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Glenn Anderson Jr.’s Kin Gather to Mourn With AM-Lebanon Hostages

June 11, 1986

BATAVIA, N.Y. (AP) _ Glenn R. Anderson Jr., brother of Beirut hostage Terry Anderson, was remembered at a memorial service Tuesday as a man of great courage who battled cancer more than 20 years.

Anderson, 46, died of lung cancer Saturday, four days after making a videotaped appeal for the release of his brother, one of five Americans kidnapped in Beirut, Lebanon and believed still being held.

The tape appealing for the release of the 38-year-old chief Middle East correspondent for The Associated Press was played Tuesday on Lebanese state television.

″Each member of our family has shown strength and courage beyond what any of us should be reasonably be expected to display during our lifetime,″ the Andersons’ sister, Peggy Say, said at the service.

Glenn Anderson was hospitalized at age 15 for cancer and won that battle only to be stricken by Hodgkin’s disease in his 20s. He died aboard an ambulance plane flying from Batavia to Ocala, Fla., where he lived.

During the half-hour service at the H.E. Turner Funeral Home, the Rev. Thomas W. Vickers of Bethany Center Baptist Church said Glenn told him to say: ″Peggy, don’t quit. Bring Terry home.″

″Glenn knew he was going to die and he was afraid to die,″ Vickers said. ″But he said he wanted to go like a man.″

Anderson’s ashes will be buried Wednesday at Grandview Cemetery.

He was the second member of Terry Anderson’s immediate family to die since Anderson was abducted in March 1985. Their father, Glenn Sr., died of cancer Feb. 15 at age 69.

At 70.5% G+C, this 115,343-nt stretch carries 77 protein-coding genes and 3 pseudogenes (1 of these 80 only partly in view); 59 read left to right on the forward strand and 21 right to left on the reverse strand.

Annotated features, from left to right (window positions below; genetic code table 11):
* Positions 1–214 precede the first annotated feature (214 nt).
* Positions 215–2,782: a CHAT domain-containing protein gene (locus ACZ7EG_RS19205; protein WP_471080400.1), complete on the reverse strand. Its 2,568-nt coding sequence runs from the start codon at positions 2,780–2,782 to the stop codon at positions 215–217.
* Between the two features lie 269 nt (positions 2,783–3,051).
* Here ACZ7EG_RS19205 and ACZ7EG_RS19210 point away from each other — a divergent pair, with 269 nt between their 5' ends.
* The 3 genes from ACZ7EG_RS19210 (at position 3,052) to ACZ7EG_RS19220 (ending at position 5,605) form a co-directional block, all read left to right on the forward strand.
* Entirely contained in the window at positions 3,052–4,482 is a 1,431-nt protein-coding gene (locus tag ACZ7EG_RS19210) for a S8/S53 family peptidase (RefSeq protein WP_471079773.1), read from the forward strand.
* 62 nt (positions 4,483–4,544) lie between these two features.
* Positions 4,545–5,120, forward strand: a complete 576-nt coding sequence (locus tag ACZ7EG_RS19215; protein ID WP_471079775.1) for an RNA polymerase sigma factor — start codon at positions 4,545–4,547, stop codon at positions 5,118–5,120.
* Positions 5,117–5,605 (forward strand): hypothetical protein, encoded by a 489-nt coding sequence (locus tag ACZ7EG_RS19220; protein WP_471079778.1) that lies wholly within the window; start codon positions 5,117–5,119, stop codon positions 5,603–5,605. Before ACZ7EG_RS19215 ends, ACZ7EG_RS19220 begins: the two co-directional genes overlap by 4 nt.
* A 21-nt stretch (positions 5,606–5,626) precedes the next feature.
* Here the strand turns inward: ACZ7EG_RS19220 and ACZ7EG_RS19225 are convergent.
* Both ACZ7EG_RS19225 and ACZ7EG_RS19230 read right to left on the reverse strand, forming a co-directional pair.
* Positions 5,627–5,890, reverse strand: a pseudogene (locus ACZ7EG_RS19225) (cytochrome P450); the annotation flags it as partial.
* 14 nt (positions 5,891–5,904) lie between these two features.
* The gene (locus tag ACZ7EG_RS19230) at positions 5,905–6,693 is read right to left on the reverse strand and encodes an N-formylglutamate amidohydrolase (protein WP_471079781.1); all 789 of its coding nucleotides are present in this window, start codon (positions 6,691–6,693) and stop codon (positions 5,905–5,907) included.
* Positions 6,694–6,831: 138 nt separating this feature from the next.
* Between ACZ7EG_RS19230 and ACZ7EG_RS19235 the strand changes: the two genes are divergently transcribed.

In his taped plea, Glenn Anderson said, ″My father died of cancer waiting to see Terry. He did not see him. Now I have cancer, and I made a vow I would not die until I saw Terry. That vow is very close to an end. Please release him. I wish to see him one more time. Please release him. Thank you.″

Glenn Anderson’s son, Doug Anderson, 24, said he felt it was his duty to carry on his father’s fight for Terry Anderson’s release. ″Now it almost doubles the resolve to get him before something else bad happens.″

Mrs. Say, who obtained a visa to Lebanon last week, said she plans to go next week to see Lebanese President Amin Gemayel.

The other four Americans missing or believed held by Moslem extremists are William Buckley, 58, a political officer at the U.S. Embassy in Beirut; the Rev. Martin Lawrence Jenco, 51, a Roman Catholic priest from Joliet, Ill.; David Jacobsen, 54, administrator of American University Hospital; and Thomas Sutherland, 55, acting dean of agriculture at the American University of Beirut.

Glenn Anderson is survived by his wife, Jean; seven children; two grandchildren; two sisters; and three brothers.

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